51609 fort basics_oils


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51609 fort basics_oils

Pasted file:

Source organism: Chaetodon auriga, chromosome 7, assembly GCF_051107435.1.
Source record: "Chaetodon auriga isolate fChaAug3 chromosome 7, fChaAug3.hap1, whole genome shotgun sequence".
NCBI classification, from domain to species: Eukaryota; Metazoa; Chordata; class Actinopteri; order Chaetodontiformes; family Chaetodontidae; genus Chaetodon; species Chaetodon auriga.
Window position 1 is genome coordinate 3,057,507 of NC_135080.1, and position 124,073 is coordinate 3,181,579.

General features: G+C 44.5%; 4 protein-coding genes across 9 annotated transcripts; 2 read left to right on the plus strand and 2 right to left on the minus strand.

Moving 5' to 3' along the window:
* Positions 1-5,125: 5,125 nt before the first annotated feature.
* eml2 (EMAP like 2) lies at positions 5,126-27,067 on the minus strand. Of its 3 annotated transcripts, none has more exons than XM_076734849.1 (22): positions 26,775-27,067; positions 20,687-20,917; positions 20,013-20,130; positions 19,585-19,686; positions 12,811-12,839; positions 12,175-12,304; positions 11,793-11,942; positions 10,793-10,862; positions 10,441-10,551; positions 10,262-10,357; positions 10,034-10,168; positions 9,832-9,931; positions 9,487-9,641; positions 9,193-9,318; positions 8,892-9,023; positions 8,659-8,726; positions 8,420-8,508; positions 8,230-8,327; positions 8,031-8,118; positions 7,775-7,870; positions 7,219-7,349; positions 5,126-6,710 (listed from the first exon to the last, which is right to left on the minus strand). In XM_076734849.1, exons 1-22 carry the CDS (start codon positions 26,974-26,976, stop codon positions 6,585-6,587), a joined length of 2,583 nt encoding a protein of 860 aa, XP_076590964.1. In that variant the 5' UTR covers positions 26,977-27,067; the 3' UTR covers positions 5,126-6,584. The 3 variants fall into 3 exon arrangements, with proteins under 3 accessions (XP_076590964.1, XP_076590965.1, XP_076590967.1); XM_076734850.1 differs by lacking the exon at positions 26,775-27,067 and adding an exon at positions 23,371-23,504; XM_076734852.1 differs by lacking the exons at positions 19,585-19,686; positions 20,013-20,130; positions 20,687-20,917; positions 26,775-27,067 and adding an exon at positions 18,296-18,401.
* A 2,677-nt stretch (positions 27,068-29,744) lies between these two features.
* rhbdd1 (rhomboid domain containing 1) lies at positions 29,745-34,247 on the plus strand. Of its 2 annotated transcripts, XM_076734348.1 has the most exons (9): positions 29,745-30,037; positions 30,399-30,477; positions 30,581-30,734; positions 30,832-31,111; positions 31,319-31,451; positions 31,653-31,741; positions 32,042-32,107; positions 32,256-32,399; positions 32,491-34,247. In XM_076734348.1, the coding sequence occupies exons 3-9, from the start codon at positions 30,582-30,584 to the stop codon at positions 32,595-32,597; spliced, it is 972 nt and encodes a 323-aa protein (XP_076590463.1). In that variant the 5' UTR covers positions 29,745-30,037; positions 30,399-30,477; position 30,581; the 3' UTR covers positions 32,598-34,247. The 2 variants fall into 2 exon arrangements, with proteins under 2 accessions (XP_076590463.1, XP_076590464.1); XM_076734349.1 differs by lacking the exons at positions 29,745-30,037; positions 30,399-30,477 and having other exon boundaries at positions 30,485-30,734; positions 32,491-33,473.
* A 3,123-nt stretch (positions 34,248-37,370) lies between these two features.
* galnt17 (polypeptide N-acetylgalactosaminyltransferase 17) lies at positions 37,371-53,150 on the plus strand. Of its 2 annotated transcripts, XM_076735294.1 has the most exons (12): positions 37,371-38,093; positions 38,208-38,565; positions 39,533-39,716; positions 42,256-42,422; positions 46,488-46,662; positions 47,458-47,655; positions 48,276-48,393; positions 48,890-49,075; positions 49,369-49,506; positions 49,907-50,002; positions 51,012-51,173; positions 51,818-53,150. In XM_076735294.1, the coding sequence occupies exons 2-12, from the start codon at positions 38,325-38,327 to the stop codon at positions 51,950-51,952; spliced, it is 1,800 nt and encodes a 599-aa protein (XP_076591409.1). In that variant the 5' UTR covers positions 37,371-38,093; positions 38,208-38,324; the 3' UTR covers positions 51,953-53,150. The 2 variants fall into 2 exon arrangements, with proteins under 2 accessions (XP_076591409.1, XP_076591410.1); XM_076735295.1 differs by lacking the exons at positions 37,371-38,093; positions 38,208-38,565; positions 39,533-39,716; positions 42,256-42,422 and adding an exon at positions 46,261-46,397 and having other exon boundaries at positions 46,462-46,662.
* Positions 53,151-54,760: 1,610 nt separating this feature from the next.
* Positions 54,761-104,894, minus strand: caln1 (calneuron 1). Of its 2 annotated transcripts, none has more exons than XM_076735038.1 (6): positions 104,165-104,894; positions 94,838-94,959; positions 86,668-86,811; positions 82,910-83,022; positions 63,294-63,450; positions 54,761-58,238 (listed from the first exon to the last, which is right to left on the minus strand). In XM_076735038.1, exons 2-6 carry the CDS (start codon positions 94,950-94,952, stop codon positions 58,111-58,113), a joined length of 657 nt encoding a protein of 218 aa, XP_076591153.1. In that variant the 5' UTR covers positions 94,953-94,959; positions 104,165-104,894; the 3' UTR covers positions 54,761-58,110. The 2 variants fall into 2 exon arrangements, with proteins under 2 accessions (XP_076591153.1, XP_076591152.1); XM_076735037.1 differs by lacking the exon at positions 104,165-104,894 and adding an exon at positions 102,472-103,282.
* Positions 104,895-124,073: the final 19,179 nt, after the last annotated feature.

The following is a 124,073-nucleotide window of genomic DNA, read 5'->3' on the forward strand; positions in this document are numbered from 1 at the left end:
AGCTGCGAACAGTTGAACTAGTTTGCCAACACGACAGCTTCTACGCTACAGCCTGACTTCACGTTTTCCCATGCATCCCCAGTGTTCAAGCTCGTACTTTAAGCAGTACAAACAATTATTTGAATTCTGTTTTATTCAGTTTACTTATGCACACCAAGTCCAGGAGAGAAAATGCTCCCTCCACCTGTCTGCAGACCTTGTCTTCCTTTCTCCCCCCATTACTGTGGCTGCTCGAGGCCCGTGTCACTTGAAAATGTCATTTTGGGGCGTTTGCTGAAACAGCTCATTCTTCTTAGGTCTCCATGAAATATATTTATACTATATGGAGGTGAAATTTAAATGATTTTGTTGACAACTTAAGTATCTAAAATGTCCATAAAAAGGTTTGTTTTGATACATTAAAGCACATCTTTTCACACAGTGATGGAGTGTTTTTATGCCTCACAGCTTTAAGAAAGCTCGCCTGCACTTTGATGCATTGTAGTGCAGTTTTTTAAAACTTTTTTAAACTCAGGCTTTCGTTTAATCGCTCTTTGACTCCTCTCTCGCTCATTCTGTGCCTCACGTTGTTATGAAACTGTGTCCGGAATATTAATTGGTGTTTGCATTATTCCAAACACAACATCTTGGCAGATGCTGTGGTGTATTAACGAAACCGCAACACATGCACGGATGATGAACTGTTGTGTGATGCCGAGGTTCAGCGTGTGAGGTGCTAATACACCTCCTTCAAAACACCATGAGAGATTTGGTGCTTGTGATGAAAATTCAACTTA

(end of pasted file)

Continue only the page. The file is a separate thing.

1. 1. Oils and MargarineRationale Oils and fats, along with carbohydrates and proteins are major Table 1components of the human diet. Oils provide energy, fat soluble Per Capita Vegetable Oil Consumption, and Percent Daily Energy Intake fromvitamins (vitamins A, D, and E), and essential fatty acids that are Vegetable Oils in Selected Countriesrequired for proper growth and development. The production of vegetable oils (canola, corn, cottonseed, Country Consumption % Energy (g / day) intakecoconut, olive, palm, peanut, safflower, soybean, sunflower) is highthroughout the world, and consumption (Table 1) is increasing, Argentina 33 9 Brazil 27 9especially among the lower socioeconomic groups. A higher Mexico 30 9consumption of vegetable oils over animal fats is preferable because Costa Rica 35 11vegetable oils contain much less saturated fat than animal fats (Figure Central Africa 12 51), and they contain no cholesterol. Congo 34 12 Vegetable oils are suitable as vehicles for vitamins A, D, and E Gambia 31 11 India 16 7fortification, as the production and refining of the oils is a centralized Indonesia 17 6process. As vitamins A, D, and E are fat soluble, they can be uniformly Philippines 12 4distributed in oil. The stability of vitamin A is greater in oils than in Source: FAO.1991. Food Balance Sheets 1984-1986. Rome.any other food and oil facilitates the absorption of vitamin A by thebody. Vegetable oils are consumed by almost everyone; thus, it is Figure 1possible to improve people’s access to fat soluble vitamins through Fatty Acid Content of Differentfortification. Vegetable Oils and Animal Fats Hydrogenation converts liquid vegetable oils into solid fats, suchas margarine. The vitamin A and D content in margarine is negligible.However, fortification with these vitamins can make margarine an 100important source of these nutrients, as well as a source of energy. 80 Fortification with vitamin E may be important where the diet ishigh in polyunsaturated fatty acids (PUFA). PUFAs are long chain 60 Percentfatty acids with more than one double bond, which makes them 40susceptible to oxidation. The process of oxidation of fat in oils is thesame as in cells. 20• Food oils that are high in triglycerides can contain PUFAs, which 0 produce hydroperoxyacids on oxidation resulting in a rancid odor Canola Corn Soybean Lard Butter in food. Monounsaturated Polyunsaturated Saturated• At the cellular level, oxidation results in the formation of free radicals, which have been shown to be associated with cancer and cardiovascular diseases (CVD); hence antioxidants are Source: Giese, J. 1996. Fats, Oils, and Fat Replacers. Food Technology. 50 (4): 77-84. thought to be anticarcinogenic and cardiovascular protective. Technologies now exist to add water soluble micronutrientsincluding vitamin C, the B-complex, iron, and calcium to margarine.Fortification Criteria Fortification of vegetable oils and their derivatives (margarine,mayonnaise, etc.) with vitamins A, D, and E is technologically feasible.Crude vegetable oils are a rich source of vitamin E. Processing crudeoil, however, can result in the loss of this vitamin; the extent of thisloss is dependent on the processing method used. Vitamin E canbe added to refined oil as a nutrient or as an antioxidant. Vitamin Eantioxidants, such as alpha (α) tocopherol, prevent rancidity andprotect other components in the oil susceptible to oxidation, includingvitamin A, but it is not a good fortificant. Alfa tocopheryl acetate, incontrast, is stable, making it a good fortificant, but it has no antioxidantactivity. Table 2 shows that the range of vitamin A added to margarine ina number of countries varies between 3,180 and 45,000 IU/Kg, while